As Israeli Prime Minister Benjamin Netanyahu faces his final days in office after 12 years, he has accused those in office of electoral fraud.

Netanyahu said a “deep state” conspiracy had ousted him and that the former opposition party that took power on Sunday betrayed voters. “They are uprooting the good and replacing it with the bad and the dangerous,” he told the conservative TV station Channel 20 this week. “I fear the fate of the country.”

The allegations are in line with a strategy long employed by the prime minister. According to the Associated Press, Netanyahu has used harsh language to describe any threat to Israel, regardless of size, and criticized his opponents for undermining. He has also been equally brilliant in presenting himself positively while portraying opponents as negative.

“During his tenure, identity politics is at an all-time high,” said Israel Democracy Institute president Johann Plasner.

For more reporting from the Associated Press, see below:

It is a formula that has served Netanyahu well. He led the right-wing Likud party for more than 15 years, leading a series of electoral victories that earned him the nickname “King Bibi”.

He has resisted pressure from President Barack Obama to make concessions to the Palestinians and publicly defied them by delivering a speech to Congress in 2015 against the US-led nuclear deal with Iran.

Although Netanyahu was unable to block the deal, he was largely rewarded by President Donald Trump, who recognized Jerusalem as Israel’s capital, pulled out of the nuclear deal and brokered between Israel and the four Arab countries. Helped in the historic diplomatic settlement.

Barring three brief wars with Gaza’s militant Hamas rulers, Netanyahu has slowed down what appears to be a highly successful shadow war against Iran, slowing Israel’s long-running conflict with the Palestinians.

Plasner said the situation with the Palestinians today is “remarkably similar” to when Netanyahu took office. “No major changes in either direction, no mergers and no diplomatic breakthroughs.”

But some of Netanyahu’s tactics now seem to be coming back to haunt him. The new Biden administration has been quiet for the Israeli leader, while Netanyahu’s close ties with Trump have alienated large sections of the Democratic Party.

At home, Netanyahu’s magic is over as well – due in large part to his trial on corruption charges. He has criticized an ever-increasing list of perceived enemies: the media, the judiciary, the police, centrists, leftists and even hardline nationalists who were once close allies.

In four consecutive elections since 2019, the once invincible Netanyahu was unable to secure a parliamentary majority. Facing the unexpected prospect of a fifth consecutive election, eight parties have managed to assemble a majority coalition, which is set to take power on Sunday.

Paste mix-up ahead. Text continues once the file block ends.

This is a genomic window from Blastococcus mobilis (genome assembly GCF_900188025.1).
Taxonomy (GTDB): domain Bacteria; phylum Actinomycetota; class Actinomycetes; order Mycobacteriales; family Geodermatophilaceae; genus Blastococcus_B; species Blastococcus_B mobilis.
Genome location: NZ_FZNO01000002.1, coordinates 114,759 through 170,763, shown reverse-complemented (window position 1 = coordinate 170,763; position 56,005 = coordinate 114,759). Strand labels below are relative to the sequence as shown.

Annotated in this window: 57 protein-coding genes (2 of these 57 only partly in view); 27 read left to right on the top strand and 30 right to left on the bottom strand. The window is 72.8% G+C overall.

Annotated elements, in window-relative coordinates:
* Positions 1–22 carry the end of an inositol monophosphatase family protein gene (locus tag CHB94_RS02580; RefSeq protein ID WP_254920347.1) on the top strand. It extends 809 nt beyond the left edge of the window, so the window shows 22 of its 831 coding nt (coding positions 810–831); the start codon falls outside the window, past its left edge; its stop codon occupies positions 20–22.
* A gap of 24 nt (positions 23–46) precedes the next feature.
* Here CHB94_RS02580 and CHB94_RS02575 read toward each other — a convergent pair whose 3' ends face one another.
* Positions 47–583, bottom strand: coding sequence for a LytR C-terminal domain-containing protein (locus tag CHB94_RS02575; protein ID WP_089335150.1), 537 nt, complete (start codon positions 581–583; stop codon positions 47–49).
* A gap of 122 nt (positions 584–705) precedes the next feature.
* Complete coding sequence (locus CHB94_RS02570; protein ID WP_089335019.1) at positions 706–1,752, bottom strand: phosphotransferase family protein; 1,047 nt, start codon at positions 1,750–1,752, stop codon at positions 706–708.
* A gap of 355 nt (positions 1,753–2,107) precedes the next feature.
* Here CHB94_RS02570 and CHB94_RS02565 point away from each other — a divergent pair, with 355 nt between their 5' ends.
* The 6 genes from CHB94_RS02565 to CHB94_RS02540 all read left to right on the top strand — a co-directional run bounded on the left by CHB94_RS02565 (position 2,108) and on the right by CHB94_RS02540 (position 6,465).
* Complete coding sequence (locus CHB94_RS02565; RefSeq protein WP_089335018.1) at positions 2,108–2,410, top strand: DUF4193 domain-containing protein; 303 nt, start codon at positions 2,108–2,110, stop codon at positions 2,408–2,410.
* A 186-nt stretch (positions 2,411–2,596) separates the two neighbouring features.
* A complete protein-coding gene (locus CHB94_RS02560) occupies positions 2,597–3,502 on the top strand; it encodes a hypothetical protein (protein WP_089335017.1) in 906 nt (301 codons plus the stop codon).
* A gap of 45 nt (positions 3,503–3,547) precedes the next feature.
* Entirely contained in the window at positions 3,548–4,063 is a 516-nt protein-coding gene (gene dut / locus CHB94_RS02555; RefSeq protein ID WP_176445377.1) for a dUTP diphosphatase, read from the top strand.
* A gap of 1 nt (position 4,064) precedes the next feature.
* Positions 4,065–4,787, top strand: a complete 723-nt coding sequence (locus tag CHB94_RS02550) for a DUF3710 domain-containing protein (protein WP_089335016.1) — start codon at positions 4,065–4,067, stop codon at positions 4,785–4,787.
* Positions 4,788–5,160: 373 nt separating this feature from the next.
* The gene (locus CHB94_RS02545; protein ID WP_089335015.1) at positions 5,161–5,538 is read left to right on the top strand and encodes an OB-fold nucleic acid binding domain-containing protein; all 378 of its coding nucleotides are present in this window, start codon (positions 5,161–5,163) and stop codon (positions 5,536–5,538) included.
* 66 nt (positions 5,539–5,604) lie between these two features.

Israeli politics is generally divided between dovish, left-wing parties that seek negotiating settlement with the Palestinians, and religious and nationalist parties—led by Netanyahu—who oppose Palestinian independence for a long time. If any of the recent elections had focused on the conflict, the right-wing parties alone would have formed a strong, stable majority.

But the Palestinians hardly come to the fore—another legacy of Netanyahu, who has shrugged off the issue.

Instead, everyone seemed to talk about Netanyahu’s personality and his legal troubles, which proved deeply polarizing. The incoming government consists of three smaller parties led by former allies of Netanyahu who had bitter ties with him, including the presumed prime minister, Naftali Bennett.

Bennett and his right-wing allies also broke a long-standing taboo on alliances with Arab parties. A smaller Islamist party, also bowed down by Netanyahu, will be the first to join the ruling coalition.

Netanyahu and his followers in Likud have become increasingly despondent. Initially, Netanyahu tried to lure some “defectionists” from his former allies to prevent him from gaining a parliamentary majority.

When that failed, he resorted to the language of his friend and well-wisher, Trump.

“We are witness to the biggest election fraud in the history of the country,” Netanyahu claimed at the Likud meeting this week. He has long dismissed the corruption trial as a “witch hunt” driven by “fake news” and said in TV interviews that he was being pursued by a “deeper situation”.

His supporters have held threatening rallies outside the homes of MPs joining the new government. Some lawmakers say they and their families have received death threats, and one said a mysterious car chased them recently.

Netanyahu’s ultra-Orthodox aides meanwhile have projected Bennett as a threat to his religion, with one even asking him to remove his kippa, which is worn by observant Jews. .

The online excitement by Netanyahu’s followers has gotten so bad that many members of the incoming government were assigned bodyguards or even taken to secret locations.

Some Israelis have compared tensions at the US Capitol to the uprising in January, while others have pointed to the excitement before the 1995 assassination of Israeli Prime Minister Yitzhak Rabin.

In a rare public statement, the head of the Shin Bet Internal Security Agency, Nadav Argaman, recently warned of a “serious increase in violent and inciting discourse and bigotry” on social media that he said could lead to violence.

Netanyahu condemned the provocation, saying he too had been targeted.

Gail Talshir, a political scientist at the Hebrew University, said he expects the coming months to be volatile.

“We are going to see a very vocal and aggressive head of the opposition, which means Netanyahu, is determined to ensure that this coalition of change will be short-lived and that we will have another election as soon as possible,” he said. . added.

“We don’t even remember what normal politics looks like,” Talshir said.